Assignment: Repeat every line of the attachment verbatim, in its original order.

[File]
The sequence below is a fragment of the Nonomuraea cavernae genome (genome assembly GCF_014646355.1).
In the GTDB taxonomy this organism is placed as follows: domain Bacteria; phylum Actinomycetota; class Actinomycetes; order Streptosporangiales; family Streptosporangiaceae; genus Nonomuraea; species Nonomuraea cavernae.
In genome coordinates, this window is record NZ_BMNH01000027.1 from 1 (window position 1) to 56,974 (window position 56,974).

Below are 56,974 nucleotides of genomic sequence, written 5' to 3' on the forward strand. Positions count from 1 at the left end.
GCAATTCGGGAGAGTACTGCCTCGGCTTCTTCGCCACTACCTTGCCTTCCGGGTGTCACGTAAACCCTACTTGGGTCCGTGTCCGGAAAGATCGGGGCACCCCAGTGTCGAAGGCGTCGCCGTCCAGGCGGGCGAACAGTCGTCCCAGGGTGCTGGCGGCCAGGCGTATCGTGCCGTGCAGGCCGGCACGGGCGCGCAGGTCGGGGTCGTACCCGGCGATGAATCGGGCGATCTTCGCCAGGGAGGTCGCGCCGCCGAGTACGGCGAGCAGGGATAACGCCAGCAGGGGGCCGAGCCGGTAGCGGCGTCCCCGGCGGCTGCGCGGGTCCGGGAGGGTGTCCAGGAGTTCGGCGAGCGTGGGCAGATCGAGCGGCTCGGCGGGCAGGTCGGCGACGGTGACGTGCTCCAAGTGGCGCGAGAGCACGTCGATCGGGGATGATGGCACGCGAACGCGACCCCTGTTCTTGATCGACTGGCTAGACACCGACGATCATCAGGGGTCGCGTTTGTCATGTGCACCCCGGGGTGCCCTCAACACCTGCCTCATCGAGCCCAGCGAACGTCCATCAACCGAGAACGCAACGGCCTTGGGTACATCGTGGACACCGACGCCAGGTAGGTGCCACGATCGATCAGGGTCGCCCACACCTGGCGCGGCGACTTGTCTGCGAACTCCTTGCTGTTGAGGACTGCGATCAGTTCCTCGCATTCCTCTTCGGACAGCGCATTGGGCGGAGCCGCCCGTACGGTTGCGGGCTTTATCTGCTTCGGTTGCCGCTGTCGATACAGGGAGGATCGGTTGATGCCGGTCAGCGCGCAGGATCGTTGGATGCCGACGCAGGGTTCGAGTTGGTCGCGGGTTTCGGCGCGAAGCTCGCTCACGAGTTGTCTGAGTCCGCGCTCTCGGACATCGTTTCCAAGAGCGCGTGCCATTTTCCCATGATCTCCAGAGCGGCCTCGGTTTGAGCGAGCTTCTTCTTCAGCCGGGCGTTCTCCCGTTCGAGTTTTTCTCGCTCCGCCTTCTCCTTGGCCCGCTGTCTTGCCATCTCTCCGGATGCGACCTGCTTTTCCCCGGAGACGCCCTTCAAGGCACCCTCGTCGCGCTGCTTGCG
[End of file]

The sequence below is a fragment of the Nonomuraea cavernae genome (genome assembly GCF_014646355.1).
In the GTDB taxonomy this organism is placed as follows: domain Bacteria; phylum Actinomycetota; class Actinomycetes; order Streptosporangiales; family Streptosporangiaceae; genus Nonomuraea; species Nonomuraea cavernae.
In genome coordinates, this window is record NZ_BMNH01000027.1 from 1 (window position 1) to 56,974 (window position 56,974).

Below are 56,974 nucleotides of genomic sequence, written 5' to 3' on the forward strand. Positions count from 1 at the left end.
GCAATTCGGGAGAGTACTGCCTCGGCTTCTTCGCCACTACCTTGCCTTCCGGGTGTCACGTAAACCCTACTTGGGTCCGTGTCCGGAAAGATCGGGGCACCCCAGTGTCGAAGGCGTCGCCGTCCAGGCGGGCGAACAGTCGTCCCAGGGTGCTGGCGGCCAGGCGTATCGTGCCGTGCAGGCCGGCACGGGCGCGCAGGTCGGGGTCGTACCCGGCGATGAATCGGGCGATCTTCGCCAGGGAGGTCGCGCCGCCGAGTACGGCGAGCAGGGATAACGCCAGCAGGGGGCCGAGCCGGTAGCGGCGTCCCCGGCGGCTGCGCGGGTCCGGGAGGGTGTCCAGGAGTTCGGCGAGCGTGGGCAGATCGAGCGGCTCGGCGGGCAGGTCGGCGACGGTGACGTGCTCCAAGTGGCGCGAGAGCACGTCGATCGGGGATGATGGCACGCGAACGCGACCCCTGTTCTTGATCGACTGGCTAGACACCGACGATCATCAGGGGTCGCGTTTGTCATGTGCACCCCGGGGTGCCCTCAACACCTGCCTCATCGAGCCCAGCGAACGTCCATCAACCGAGAACGCAACGGCCTTGGGTACATCGTGGACACCGACGCCAGGTAGGTGCCACGATCGATCAGGGTCGCCCACACCTGGCGCGGCGACTTGTCTGCGAACTCCTTGCTGTTGAGGACTGCGATCAGTTCCTCGCATTCCTCTTCGGACAGCGCATTGGGCGGAGCCGCCCGTACGGTTGCGGGCTTTATCTGCTTCGGTTGCCGCTGTCGATACAGGGAGGATCGGTTGATGCCGGTCAGCGCGCAGGATCGTTGGATGCCGACGCAGGGTTCGAGTTGGTCGCGGGTTTCGGCGCGAAGCTCGCTCACGAGTTGTCTGAGTCCGCGCTCTCGGACATCGTTTCCAAGAGCGCGTGCCATTTTCCCATGATCTCCAGAGCGGCCTCGGTTTGAGCGAGCTTCTTCTTCAGCCGGGCGTTCTCCCGTTCGAGTTTTTCTCGCTCCGCCTTCTCCTTGGCCCGCTGTCTTGCCATCTCTCCGGATGCGACCTGCTTTTCCCCGGAGACGCCCTTCAAGGCACCCTCGTCGCGCTGCTTGCG